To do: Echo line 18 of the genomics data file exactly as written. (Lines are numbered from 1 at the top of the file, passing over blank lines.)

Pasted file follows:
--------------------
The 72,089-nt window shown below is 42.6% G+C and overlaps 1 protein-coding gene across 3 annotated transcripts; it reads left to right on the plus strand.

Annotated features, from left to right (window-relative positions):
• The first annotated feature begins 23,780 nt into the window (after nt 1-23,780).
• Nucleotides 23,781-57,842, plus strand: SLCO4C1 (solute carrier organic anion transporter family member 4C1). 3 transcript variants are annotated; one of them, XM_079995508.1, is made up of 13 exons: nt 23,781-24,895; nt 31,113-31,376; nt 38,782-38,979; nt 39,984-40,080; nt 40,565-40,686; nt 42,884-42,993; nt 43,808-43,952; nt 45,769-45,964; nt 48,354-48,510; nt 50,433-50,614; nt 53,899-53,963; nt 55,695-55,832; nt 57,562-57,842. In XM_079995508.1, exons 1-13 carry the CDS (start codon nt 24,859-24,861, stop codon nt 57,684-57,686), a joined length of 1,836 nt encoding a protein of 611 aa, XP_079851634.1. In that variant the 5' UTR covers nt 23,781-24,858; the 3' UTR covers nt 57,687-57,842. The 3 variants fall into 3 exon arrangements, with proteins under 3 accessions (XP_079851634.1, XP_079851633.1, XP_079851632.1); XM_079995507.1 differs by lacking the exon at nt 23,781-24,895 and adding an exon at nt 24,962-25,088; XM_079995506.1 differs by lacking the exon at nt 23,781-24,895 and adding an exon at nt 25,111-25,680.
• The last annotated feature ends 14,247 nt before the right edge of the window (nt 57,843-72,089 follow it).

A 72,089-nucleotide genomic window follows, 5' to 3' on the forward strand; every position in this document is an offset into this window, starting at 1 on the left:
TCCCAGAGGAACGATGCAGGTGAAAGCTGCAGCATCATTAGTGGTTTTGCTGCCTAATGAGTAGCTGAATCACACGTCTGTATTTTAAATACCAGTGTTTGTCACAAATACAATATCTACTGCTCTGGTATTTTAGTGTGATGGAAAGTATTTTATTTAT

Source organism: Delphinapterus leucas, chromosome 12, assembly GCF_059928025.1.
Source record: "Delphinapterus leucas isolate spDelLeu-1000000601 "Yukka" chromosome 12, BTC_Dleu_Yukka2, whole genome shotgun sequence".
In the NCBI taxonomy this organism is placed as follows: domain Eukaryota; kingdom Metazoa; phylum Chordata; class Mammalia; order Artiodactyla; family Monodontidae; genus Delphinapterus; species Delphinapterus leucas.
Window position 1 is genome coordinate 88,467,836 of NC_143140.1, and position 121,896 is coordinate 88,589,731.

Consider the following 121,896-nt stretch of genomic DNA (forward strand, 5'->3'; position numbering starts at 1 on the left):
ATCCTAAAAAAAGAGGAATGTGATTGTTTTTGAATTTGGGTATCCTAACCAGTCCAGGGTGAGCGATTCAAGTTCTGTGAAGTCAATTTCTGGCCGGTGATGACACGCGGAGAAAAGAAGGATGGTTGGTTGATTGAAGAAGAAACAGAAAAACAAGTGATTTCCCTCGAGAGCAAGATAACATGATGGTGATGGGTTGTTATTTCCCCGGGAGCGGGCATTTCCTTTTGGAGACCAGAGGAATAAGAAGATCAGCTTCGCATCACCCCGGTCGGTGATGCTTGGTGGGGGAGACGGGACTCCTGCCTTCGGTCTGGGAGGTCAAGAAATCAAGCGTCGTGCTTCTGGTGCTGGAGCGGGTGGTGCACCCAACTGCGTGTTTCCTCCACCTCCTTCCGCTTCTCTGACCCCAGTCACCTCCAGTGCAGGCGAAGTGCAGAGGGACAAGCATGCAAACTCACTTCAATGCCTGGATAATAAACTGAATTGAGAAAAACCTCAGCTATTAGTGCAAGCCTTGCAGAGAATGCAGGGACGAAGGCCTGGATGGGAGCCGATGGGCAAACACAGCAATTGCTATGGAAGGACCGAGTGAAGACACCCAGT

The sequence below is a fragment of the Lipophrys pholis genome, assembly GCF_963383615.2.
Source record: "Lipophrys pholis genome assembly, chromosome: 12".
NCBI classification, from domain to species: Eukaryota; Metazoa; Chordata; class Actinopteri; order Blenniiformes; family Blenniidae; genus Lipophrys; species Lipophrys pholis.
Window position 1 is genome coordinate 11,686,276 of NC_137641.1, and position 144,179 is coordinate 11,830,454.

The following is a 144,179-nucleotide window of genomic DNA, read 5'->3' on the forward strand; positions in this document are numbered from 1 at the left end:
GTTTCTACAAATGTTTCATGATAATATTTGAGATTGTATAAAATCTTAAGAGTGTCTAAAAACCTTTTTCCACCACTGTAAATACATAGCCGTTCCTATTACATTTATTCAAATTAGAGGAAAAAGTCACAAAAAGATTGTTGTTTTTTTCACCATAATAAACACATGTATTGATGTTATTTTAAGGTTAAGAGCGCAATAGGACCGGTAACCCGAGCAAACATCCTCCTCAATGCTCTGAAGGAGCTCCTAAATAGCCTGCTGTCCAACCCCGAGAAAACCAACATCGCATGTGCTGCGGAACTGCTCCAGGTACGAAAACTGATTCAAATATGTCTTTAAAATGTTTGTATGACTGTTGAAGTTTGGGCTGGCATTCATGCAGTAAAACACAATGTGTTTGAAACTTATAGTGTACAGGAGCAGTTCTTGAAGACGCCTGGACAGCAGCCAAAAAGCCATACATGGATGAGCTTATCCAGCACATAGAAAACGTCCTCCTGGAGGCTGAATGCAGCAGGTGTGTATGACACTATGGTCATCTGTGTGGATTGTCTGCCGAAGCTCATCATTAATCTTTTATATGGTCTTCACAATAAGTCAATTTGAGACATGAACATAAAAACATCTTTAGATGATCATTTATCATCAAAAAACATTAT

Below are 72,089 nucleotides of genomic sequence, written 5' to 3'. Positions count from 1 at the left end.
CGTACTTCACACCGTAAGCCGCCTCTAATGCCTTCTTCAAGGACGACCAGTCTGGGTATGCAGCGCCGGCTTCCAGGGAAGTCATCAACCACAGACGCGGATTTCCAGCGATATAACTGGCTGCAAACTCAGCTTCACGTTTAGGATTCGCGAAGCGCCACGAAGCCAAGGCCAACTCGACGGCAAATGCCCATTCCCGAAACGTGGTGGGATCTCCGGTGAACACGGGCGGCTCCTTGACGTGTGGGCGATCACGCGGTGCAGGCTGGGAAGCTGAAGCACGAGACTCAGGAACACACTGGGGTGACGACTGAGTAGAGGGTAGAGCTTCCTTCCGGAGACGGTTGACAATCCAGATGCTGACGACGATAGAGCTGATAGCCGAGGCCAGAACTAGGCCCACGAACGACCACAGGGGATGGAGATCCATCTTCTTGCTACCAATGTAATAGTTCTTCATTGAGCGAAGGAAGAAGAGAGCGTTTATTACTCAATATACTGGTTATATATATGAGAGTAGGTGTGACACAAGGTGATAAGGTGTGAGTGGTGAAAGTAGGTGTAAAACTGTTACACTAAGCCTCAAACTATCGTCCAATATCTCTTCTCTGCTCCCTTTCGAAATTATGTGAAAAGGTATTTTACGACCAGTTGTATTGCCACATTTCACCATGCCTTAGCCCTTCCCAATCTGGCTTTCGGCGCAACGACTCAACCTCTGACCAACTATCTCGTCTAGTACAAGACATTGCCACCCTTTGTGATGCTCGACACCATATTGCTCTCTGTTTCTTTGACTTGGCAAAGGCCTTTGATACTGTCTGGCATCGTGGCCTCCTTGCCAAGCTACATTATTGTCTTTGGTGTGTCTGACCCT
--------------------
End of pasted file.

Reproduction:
The following is a 144,179-nucleotide window of genomic DNA, read 5'->3' on the forward strand; positions in this document are numbered from 1 at the left end: